I was first inspired to make this lapbook after seeing a wonderful lapbook over on Umm Abdul Basir’s Blog.
My daughter Samira will be seven this coming weekend insha’Allah, and although we haven’t gone into great detail about hijaab at her young age, she still knows and understands enough about hijaab which made me realise I can explain the purpose of hijaab to her further insha’Allah.
She has worn a khimaar since she started attending the local Islamic nursery from about 4 years old, masha’Allah, and I’ve often heard her saying she wants to ’wear niqaab like mummy’ when she grows up, masha’Allah!
Insha’Allah she will learn to love hijaab and join the future generations of muhajabaat (women who wear the hijab).
Umm Abdul Basir kindly provided all the adorable templates for this lapbook, may Allah reward her abundantly, ameen. You can download them for free over on her blog (which everyone should absolutely check out!), and you can also find them to download from my BOX file share widget (which you can find in the white box as you scroll down the menu bar on the right of the screen).
There are mini books for the different sorts of hijaab, such as niqaab, jilbab, overhead abaya, khimaar and gloves and each book is shaped like the item it represents.
We got a bit creative with our mini books. Instead of simply colouring in each front cover, we went through our scrap materials box and drew around each template and created the mini books using material, making them look more like the real thing.
When the lapbook opens out you can see the various material mini books, and each one has a label next to it to know what style of hijaab it is.
Then the folder opens out to reveal more attachments in the centre of the lapbook.
Here is a close up of the niqaab (face veil) mini book made of brown felt.
The material cover lifts up in a note book style and inside on the first page Samira wrote a definition of niqaab.
And on the next page she wrote about the hadith in which Aisha (radhi’Allahu anha) mentions that when the verse of hijaab was revealed, the women immediately began to tear material from their aprons to cover their faces.
Next up is a style of hijaab known as the over-head abaya which covers from head to toe as a one piece, loose-fitting garment.
Inside this mini book she wrote down three parts from the verses of hijaab as mentioned in the Qur’an. In the picture below, the correct spelling of the Arabic word is JUYUBIHINNA (which is the neck, chest and bosom area).
These ayat (verses) are from Surat An-Noor (24:31) and Surat Al Ahzaab (33:59) and show the clear commandment that hijaab is an obligatory commandment for the Muslim women.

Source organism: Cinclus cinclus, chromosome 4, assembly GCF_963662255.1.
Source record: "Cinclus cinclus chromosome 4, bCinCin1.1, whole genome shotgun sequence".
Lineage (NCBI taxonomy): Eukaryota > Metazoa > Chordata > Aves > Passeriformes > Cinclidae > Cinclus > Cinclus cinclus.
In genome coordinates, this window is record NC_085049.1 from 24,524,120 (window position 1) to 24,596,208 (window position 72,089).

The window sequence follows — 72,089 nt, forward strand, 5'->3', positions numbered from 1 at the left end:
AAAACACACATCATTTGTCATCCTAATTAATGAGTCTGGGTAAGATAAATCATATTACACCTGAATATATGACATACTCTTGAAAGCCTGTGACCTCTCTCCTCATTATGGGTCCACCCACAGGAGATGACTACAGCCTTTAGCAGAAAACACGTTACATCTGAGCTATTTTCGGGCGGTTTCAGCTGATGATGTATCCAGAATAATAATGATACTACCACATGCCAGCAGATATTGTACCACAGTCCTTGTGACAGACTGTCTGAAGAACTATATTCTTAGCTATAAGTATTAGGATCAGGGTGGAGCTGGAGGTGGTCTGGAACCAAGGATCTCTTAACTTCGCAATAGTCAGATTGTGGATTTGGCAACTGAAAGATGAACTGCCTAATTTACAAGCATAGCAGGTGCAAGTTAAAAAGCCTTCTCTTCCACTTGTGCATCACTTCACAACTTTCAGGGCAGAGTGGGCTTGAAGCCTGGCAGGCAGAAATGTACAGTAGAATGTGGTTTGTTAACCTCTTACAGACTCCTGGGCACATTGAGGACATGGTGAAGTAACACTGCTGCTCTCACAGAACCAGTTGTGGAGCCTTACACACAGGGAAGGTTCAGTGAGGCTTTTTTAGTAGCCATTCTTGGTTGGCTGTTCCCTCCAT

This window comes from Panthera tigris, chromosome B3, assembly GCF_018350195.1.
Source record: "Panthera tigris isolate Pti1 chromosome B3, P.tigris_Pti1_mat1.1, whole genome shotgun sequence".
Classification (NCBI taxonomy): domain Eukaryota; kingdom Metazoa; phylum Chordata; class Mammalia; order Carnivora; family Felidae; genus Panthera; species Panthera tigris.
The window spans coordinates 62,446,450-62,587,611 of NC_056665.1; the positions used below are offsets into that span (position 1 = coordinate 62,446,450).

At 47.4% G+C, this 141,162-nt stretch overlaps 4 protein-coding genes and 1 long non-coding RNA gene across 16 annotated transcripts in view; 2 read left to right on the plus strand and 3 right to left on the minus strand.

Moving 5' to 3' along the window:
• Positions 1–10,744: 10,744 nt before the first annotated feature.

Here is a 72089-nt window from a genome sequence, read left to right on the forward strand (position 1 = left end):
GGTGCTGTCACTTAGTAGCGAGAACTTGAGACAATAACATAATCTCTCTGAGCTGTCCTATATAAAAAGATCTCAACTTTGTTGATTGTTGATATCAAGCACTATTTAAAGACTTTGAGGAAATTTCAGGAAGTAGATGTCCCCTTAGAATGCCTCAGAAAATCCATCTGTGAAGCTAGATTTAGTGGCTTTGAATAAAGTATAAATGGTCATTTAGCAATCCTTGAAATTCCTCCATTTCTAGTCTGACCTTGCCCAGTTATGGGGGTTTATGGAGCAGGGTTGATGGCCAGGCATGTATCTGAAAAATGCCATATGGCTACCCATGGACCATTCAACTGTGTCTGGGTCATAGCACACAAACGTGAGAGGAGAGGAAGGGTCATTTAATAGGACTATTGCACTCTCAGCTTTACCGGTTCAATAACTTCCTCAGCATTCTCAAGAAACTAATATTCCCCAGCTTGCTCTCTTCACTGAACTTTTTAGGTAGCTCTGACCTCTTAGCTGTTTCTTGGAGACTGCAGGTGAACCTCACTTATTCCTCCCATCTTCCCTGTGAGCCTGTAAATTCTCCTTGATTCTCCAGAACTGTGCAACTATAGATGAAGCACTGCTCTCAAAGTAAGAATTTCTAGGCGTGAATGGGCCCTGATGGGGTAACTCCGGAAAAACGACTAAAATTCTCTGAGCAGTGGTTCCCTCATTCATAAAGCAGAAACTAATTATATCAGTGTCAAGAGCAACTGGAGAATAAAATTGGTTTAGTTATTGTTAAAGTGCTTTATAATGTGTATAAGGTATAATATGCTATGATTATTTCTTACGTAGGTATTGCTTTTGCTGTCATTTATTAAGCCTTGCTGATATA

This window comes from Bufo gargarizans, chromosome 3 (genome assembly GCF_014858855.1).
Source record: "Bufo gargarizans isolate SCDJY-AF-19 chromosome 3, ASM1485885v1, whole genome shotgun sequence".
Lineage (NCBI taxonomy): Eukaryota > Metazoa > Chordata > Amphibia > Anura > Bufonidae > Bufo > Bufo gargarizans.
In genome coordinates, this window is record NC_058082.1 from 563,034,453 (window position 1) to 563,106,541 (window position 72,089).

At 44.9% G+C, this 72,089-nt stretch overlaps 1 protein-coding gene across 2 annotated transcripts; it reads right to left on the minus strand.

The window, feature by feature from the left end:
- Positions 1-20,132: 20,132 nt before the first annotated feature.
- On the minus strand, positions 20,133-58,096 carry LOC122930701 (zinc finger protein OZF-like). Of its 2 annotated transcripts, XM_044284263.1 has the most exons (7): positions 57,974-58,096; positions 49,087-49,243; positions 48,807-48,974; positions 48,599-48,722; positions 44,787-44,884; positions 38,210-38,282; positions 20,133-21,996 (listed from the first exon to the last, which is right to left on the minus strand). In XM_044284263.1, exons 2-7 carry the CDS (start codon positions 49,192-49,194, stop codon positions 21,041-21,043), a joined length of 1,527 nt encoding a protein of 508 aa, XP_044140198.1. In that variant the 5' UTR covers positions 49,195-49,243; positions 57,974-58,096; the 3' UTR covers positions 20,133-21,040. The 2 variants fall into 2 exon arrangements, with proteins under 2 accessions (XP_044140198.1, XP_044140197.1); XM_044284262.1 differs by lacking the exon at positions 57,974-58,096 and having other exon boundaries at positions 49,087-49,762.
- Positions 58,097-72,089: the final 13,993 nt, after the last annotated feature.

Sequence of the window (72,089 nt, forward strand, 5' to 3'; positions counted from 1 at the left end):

I sat and explained these verses to Samira and we read a little of the Tafsir from Ibn Kathir so that she could understand the comparison between the way the women used to dress before Islam came and the respect that women received after they began practising the hijaab. Masha’Allah she understood it all very well.
Next up is a mini book all about gloves and why some women choose to wear gloves as part of their hijaab.
We made reference to the hadith of At-Tirmidhi in which it is mentioned that the Prophet, sall’Allahu alayhi wasalam said “The woman is awrah”.
Awrah, linguistically is that which is required to be concealed/covered, and is also referred to as ‘the private parts’. The awrah of a man is from navel to knee. According to the strongest opinion, based on this hadith, the whole of a woman is something which should be covered which also includes the face and the hands which is why some Muslim women wear face veils and gloves.
For more information on niqaab (face veil) and gloves, please refer to my blog for Muslim women in the article titled “Must a Woman Wear Niqaab?”
Next up is the Khimaar mini book. The khimaar is a head covering sometimes referred to as the head scarf.
Inside the cover of this mini book Samira wrote the definition of Khimaar.
Then on the following pages, after discussing each of the points, Samira wrote down the Conditions of Hijaab. You can read more about the conditions of hijaab here.
Then we put together the Jilbab mini book (sometimes refered to as an abaya or shoulder abaya).
Inside she added a few lines from her favourite poem about hijaab from the book “I Can Wear Hijaab Anywhere!” by Yasmin Ibrahim.
In the centre of the lapbook is a pocket containing a paper doll mounted on stiff card and lots of little items of paper clothing representing many different styles of hijaab.
Samira coloured in the paper doll and all the clothes and accessories and then we had fun dressing up the doll to be a little hijaabi or niqaabi.
And on the reverse of the folding out page is a pin wheel showing the virtues of hijaab.
At Samira’s tender age she won’t understand the full meaning of the virtues of hijaab, but from the little that I explained to her she understood enough to realise its importance, masha’Allah.
Then we put together the cardboard measuring tape and recorded her measurements in the heart-shaped mini book
Now all that’s left is for me to treat her to her first abaya, maybe as a gift for this Eid ul Fitr insha’Allah.